Peskin asked the San Francisco City Attorney’s Office to “revisit” rules about naming rights to public institutions, alleging that Facebook’s business practices are unbecoming of a San Francisco public asset.
“Over the past couple of weeks outlets hare reported on the latest in a string of frankly scandalous issues confronting Facebook and its leadership, the most recent being Facebook’s hiring of an infamous PR firm to spread vicious and frankly anti-semitic attacks on George Soros,” said Peskin on Tuesday.
Last week, Facebook acknowledged in a public statement that the company hired Definers Public Affairs to investigate whether Hungarian-born philanthropist George Soros contributed money to an anti-Facebook activist campaign, a charge it had previously denied.
The statement, written by Facebook Head of Communications and Policy Elliot Schrage, denied that Zuckerberg knew anything about the plan.
Peskin also chided Facebook for other scandals, like the revelation that British data firm Cambridge Analytica appropriated Facebook users’ private data to try to influence voters in the 2016 presidential election.
The District 3 supervisor also ran down Facebook as a haven for “the most toxic right-wing conspiracy groups.”
Beyond the matter of just Facebook, Peskin takes exception to the city’s policies about naming rights in general.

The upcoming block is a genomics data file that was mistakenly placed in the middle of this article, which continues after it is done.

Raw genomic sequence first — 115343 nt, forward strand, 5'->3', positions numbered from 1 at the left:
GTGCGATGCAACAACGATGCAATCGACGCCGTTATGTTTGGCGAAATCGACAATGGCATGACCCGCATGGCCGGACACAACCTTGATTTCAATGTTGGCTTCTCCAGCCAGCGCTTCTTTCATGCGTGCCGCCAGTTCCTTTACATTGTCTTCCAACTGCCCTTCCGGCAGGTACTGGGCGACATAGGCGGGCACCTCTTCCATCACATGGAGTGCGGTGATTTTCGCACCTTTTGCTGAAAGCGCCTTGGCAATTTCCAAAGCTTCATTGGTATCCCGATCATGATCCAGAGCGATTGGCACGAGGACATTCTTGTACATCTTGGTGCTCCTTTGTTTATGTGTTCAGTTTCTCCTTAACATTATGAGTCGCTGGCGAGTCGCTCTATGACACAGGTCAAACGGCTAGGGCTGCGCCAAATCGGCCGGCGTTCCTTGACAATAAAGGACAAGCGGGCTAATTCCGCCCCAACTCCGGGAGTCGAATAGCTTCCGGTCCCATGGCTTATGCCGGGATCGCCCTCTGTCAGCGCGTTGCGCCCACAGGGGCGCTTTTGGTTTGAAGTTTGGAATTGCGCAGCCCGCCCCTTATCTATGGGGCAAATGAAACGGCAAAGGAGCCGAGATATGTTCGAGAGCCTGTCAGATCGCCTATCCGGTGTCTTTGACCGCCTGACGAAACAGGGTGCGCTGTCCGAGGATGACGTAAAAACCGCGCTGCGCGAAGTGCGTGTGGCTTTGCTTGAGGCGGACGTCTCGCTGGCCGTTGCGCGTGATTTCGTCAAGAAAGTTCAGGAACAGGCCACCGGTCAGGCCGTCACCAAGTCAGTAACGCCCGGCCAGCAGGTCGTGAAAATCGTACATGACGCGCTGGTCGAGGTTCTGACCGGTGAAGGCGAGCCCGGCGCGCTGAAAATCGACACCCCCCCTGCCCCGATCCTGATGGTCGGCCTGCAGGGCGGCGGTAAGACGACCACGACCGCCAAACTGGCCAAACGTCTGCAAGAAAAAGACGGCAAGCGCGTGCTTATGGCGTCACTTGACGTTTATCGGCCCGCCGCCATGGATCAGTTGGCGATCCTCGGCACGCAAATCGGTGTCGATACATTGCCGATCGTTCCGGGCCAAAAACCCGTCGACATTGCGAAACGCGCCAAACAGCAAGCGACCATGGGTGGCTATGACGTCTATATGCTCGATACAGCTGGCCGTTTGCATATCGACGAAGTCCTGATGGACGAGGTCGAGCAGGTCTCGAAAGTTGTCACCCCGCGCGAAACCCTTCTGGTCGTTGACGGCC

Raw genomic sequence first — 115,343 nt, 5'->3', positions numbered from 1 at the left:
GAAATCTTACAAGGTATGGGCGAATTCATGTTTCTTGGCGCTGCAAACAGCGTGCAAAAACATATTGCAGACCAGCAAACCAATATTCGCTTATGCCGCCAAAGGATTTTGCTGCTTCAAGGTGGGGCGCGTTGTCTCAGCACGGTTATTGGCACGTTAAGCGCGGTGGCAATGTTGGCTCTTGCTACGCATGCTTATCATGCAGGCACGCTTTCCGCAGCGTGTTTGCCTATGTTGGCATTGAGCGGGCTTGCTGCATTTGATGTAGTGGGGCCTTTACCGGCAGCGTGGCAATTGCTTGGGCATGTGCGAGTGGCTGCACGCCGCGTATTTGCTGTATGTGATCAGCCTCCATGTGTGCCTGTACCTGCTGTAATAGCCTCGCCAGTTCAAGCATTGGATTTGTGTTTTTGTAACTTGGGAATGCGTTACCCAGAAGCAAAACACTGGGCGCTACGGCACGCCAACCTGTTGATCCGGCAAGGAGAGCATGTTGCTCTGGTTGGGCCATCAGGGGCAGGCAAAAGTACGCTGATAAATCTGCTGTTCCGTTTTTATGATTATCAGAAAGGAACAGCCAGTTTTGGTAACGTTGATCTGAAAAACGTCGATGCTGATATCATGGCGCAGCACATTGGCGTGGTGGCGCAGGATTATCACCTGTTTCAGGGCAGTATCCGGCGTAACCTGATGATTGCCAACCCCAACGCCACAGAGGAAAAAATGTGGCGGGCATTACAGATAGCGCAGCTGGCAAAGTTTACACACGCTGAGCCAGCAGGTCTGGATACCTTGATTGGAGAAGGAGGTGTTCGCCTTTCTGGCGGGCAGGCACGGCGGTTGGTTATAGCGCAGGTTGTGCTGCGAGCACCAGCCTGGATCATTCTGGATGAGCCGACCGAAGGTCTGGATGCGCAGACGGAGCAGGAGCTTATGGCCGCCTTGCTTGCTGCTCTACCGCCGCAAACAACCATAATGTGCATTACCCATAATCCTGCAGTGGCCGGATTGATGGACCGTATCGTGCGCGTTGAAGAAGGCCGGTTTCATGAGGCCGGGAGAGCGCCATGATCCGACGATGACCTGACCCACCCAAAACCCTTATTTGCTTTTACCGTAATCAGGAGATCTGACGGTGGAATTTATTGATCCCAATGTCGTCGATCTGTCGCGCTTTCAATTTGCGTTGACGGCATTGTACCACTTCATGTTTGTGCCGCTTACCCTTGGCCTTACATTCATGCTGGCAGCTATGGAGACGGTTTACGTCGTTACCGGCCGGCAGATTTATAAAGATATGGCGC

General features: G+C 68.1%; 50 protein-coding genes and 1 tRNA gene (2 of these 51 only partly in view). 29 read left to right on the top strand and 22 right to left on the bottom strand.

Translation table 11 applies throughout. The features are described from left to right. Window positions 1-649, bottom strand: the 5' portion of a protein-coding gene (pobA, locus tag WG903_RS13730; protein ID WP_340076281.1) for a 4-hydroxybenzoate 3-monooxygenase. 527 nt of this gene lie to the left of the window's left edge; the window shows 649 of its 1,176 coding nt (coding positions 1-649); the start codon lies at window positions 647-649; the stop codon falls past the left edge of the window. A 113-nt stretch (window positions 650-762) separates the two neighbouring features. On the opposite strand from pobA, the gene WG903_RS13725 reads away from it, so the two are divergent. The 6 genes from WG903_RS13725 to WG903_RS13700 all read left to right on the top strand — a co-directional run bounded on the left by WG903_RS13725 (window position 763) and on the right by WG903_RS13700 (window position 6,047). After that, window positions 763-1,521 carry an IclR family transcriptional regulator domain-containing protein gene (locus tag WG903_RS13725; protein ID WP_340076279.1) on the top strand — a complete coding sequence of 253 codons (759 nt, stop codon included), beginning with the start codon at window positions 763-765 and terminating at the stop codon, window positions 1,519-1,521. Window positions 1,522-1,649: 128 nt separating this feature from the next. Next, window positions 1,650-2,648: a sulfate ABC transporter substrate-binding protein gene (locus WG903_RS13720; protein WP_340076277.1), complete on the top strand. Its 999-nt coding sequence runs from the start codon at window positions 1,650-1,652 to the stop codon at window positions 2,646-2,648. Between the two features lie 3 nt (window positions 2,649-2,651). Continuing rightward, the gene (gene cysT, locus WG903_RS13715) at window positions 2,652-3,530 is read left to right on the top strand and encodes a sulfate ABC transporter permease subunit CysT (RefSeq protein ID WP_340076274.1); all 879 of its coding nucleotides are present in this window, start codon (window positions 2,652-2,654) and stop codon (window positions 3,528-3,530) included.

“It cannot be normal for the city to put a price tag on spaces that fundamentally belong [to the public],” the supervisor argued, noting that while the Chan Zuckerberg Initiative contributed $75 million to the the hospital, taxpayers financed SF General for many times that.
The 2015 gift was the single largest donation to the hospital since the creation of the San Francisco General Hospital Foundation in 1994, according to the San Francisco Chronicle.
Late Mayor Ed Lee called the Zuckerberg-Chan contribution “incredibly gracious” and praised the Facebook execs for securing the future of the hospital.
Mission Local reports that nursing staff at SF General, some of whom engaged in protests of Zuckerberg earlier this year, are pleased with the prospect of taking the name back, alleging that Lee “moved very fast in renaming the hospital and broke our hearts.”
The Chan Zuckerberg initiative has not yet returned requests for comment.
[Update: The initiative deferred to Dr. Susan Ehrlich, CEO of SF General, who told Curbed SF, “Naming is an important convention in philanthropy that encourages additional donors, and our hospital relies on the support of the community, the City and County of San Francisco, and generous private philanthropy.
“We are honored that Dr. Chan and Mr. Zuckerberg thought highly enough of our hospital and staff, and the health of San Franciscans, to donate their resources to our mission.”]